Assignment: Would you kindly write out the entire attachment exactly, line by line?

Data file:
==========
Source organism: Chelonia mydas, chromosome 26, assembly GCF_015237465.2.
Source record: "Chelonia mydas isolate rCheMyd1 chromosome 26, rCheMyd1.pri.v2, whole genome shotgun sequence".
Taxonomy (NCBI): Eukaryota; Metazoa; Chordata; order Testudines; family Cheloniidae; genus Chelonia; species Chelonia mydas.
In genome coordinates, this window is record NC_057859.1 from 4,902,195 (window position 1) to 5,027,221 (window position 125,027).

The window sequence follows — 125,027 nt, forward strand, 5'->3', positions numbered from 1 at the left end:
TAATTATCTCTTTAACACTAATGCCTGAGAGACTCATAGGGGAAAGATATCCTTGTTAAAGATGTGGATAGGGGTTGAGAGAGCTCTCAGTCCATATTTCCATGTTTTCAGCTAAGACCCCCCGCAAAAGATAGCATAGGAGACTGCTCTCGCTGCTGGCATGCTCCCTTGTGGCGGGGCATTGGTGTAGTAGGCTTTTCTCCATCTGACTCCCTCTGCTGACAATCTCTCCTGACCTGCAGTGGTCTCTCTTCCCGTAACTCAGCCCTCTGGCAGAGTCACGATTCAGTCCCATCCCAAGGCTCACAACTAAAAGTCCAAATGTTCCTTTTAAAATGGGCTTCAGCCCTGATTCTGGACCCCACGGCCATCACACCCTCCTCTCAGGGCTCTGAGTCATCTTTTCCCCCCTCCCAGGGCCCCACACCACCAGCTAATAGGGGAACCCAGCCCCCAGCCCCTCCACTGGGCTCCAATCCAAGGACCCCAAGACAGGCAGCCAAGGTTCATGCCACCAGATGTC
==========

Source organism: Chelonia mydas, chromosome 26, assembly GCF_015237465.2.
Source record: "Chelonia mydas isolate rCheMyd1 chromosome 26, rCheMyd1.pri.v2, whole genome shotgun sequence".
Taxonomy (NCBI): Eukaryota; Metazoa; Chordata; order Testudines; family Cheloniidae; genus Chelonia; species Chelonia mydas.
In genome coordinates, this window is record NC_057859.1 from 4,902,195 (window position 1) to 5,027,221 (window position 125,027).

The window sequence follows — 125,027 nt, forward strand, 5'->3', positions numbered from 1 at the left end:
TAATTATCTCTTTAACACTAATGCCTGAGAGACTCATAGGGGAAAGATATCCTTGTTAAAGATGTGGATAGGGGTTGAGAGAGCTCTCAGTCCATATTTCCATGTTTTCAGCTAAGACCCCCCGCAAAAGATAGCATAGGAGACTGCTCTCGCTGCTGGCATGCTCCCTTGTGGCGGGGCATTGGTGTAGTAGGCTTTTCTCCATCTGACTCCCTCTGCTGACAATCTCTCCTGACCTGCAGTGGTCTCTCTTCCCGTAACTCAGCCCTCTGGCAGAGTCACGATTCAGTCCCATCCCAAGGCTCACAACTAAAAGTCCAAATGTTCCTTTTAAAATGGGCTTCAGCCCTGATTCTGGACCCCACGGCCATCACACCCTCCTCTCAGGGCTCTGAGTCATCTTTTCCCCCCTCCCAGGGCCCCACACCACCAGCTAATAGGGGAACCCAGCCCCCAGCCCCTCCACTGGGCTCCAATCCAAGGACCCCAAGACAGGCAGCCAAGGTTCATGCCACCAGATGTC